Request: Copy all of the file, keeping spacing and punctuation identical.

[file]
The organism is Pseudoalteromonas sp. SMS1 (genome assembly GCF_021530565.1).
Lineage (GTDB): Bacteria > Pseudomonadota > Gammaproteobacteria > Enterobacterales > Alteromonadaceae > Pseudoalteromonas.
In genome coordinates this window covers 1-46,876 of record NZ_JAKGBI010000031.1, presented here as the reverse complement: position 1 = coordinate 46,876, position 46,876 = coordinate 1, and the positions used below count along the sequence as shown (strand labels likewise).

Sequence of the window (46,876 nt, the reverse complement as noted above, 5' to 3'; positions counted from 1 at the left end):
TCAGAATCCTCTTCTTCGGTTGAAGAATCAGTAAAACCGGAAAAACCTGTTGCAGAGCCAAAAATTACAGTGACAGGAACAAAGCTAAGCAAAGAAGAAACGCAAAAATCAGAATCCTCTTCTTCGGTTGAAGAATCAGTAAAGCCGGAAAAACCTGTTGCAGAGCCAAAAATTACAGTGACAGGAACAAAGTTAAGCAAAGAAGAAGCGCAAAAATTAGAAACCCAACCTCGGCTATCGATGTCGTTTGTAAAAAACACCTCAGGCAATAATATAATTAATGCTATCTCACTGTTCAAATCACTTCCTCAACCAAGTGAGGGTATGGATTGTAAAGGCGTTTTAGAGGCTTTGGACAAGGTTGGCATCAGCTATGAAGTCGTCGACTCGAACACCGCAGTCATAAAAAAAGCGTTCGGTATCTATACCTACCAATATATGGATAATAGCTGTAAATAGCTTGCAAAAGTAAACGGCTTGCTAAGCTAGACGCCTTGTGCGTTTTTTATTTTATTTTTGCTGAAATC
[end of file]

The organism is Pseudoalteromonas sp. SMS1 (genome assembly GCF_021530565.1).
Lineage (GTDB): Bacteria > Pseudomonadota > Gammaproteobacteria > Enterobacterales > Alteromonadaceae > Pseudoalteromonas.
In genome coordinates this window covers 1-46,876 of record NZ_JAKGBI010000031.1, presented here as the reverse complement: position 1 = coordinate 46,876, position 46,876 = coordinate 1, and the positions used below count along the sequence as shown (strand labels likewise).

Sequence of the window (46,876 nt, the reverse complement as noted above, 5' to 3'; positions counted from 1 at the left end):
TCAGAATCCTCTTCTTCGGTTGAAGAATCAGTAAAACCGGAAAAACCTGTTGCAGAGCCAAAAATTACAGTGACAGGAACAAAGCTAAGCAAAGAAGAAACGCAAAAATCAGAATCCTCTTCTTCGGTTGAAGAATCAGTAAAGCCGGAAAAACCTGTTGCAGAGCCAAAAATTACAGTGACAGGAACAAAGTTAAGCAAAGAAGAAGCGCAAAAATTAGAAACCCAACCTCGGCTATCGATGTCGTTTGTAAAAAACACCTCAGGCAATAATATAATTAATGCTATCTCACTGTTCAAATCACTTCCTCAACCAAGTGAGGGTATGGATTGTAAAGGCGTTTTAGAGGCTTTGGACAAGGTTGGCATCAGCTATGAAGTCGTCGACTCGAACACCGCAGTCATAAAAAAAGCGTTCGGTATCTATACCTACCAATATATGGATAATAGCTGTAAATAGCTTGCAAAAGTAAACGGCTTGCTAAGCTAGACGCCTTGTGCGTTTTTTATTTTATTTTTGCTGAAATC